Thursday, January 26, 2006

OODA Insights

Now the fun part. With good students there's a synergy that takes things you know and brings them out into the open, that makes words out of feeling and experience. You can share words, pass them on. Not so much with experience.

The OODA loop came up today, got explained, basically what the last entry was about.

Then there were the insights. Some of them I already put in the OODA intro entry because they fit so well. I'll refer to them again here.

1) People lock up on novel observations. If you observe something and can't tell what it is ( a giant carniverous tomato with tentacles or someone clearing his throat preparing to spit to open a combat) you can't orient to it, so you can't decide so you can't act. Someone commented that people are never brave (read decisive) in conditions of uncertainity. One of the goals of training must be to expose yourself to the widest variety of situations possible to prevent this.

2) You must be able to act with partial information. You will never have all the answers or know exactly what is going on. People who wait for too much information before acting get hurt. The speed of your OODA loop depends on your comfort level of information.

3) The person with a plan or an internal map of what is supposed to happen will have a hard time Orienting if the plan isn't followed. The attacker who has chosen a small female may have laid a detailed plan: he will grab her by the hair and when she screams he will slap her and if she continues to scream he will... If the actual events go more like 'he grabs her hair and his nose explodes in blood and pain' he will have a momentary freeze as he orients to the unexpected events.

4) Each action on your part is a new observation. The power in a barrage attack or a fast entry in a tactical situation is because the constant action constantly resets the opponent's OODA loop. Observe: "His fist is getting big" Orient: "He's hitting..." Observe: "His other fist is getting big" Orient: "It's a combo!" Observe: "My knee just collapsed" Orient: "He's kicking too!" The constant attack keeps the opponent bouncing between the first two steps, never Deciding or Acting.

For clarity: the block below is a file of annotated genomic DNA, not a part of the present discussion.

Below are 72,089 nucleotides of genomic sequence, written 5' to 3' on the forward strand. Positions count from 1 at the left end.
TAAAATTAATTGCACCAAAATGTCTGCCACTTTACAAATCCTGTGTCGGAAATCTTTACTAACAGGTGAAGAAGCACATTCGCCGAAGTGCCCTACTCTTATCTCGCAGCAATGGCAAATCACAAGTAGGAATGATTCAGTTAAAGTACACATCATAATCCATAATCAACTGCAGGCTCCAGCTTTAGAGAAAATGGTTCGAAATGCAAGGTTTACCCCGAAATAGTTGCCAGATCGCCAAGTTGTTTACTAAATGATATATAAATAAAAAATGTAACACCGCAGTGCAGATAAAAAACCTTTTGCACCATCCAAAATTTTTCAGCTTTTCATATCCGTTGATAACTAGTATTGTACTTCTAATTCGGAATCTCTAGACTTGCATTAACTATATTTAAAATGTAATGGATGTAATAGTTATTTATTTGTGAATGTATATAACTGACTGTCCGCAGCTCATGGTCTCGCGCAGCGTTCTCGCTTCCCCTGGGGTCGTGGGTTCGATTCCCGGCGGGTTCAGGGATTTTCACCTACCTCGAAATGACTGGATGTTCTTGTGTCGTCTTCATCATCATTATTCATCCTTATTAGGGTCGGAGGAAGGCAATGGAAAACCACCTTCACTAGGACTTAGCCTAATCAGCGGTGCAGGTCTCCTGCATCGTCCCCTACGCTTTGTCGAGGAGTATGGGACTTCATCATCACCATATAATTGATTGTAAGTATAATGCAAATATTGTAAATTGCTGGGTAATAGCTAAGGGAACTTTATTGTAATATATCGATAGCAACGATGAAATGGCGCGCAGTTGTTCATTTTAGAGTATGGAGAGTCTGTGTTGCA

5) (And this is wicked cool!) This can be defeated by a self-referencing stimulus!!! Barrages haven't worked on me. Chain punches haven't worked on me. The reason is that when my senses get overwhelmed, I shut down the source of the information. Too put it in OODA terms, if I feel myself caught in the OO bounce or sense it about to happen, I attack. The OO bounce has become an Observation in and of itself with a simple one choice orient ("I'm frozen") followed by a simple Decision: "Hit the bastard!" and a simple action- POW.

I like these kind of classes.


Anonymous said...

So is it possible to teach newbies to treat "I'm being attacked!" as the cue to fight back, or does it require the kind of experience you guys have?

Mark (no blogger ID)

Rory said...

I think it can be taught. It may even be as simple as just pointing it out. There are lots of problems where the naswer is obvious if you look at it right.

Even better, it could just become one of the stimuli in a Operant Conditioning stimulus-response training. Cool and easy.

Anonymous said...

"The speed of your OODA loop depends on your comfort level of information". I think comfort is developed by training in three areas: awareness, stimulant-response (adrenaline-based situationals) and musculo-motor reflex drills. Since 95% of all attacks are 'barroom' punches, #2 and #3 can be trained quickly. Achieving #1 only takes a guide, and patience. A master tracker who can point out how much you 'cut your own trail' and helping you see the signs of your own passing.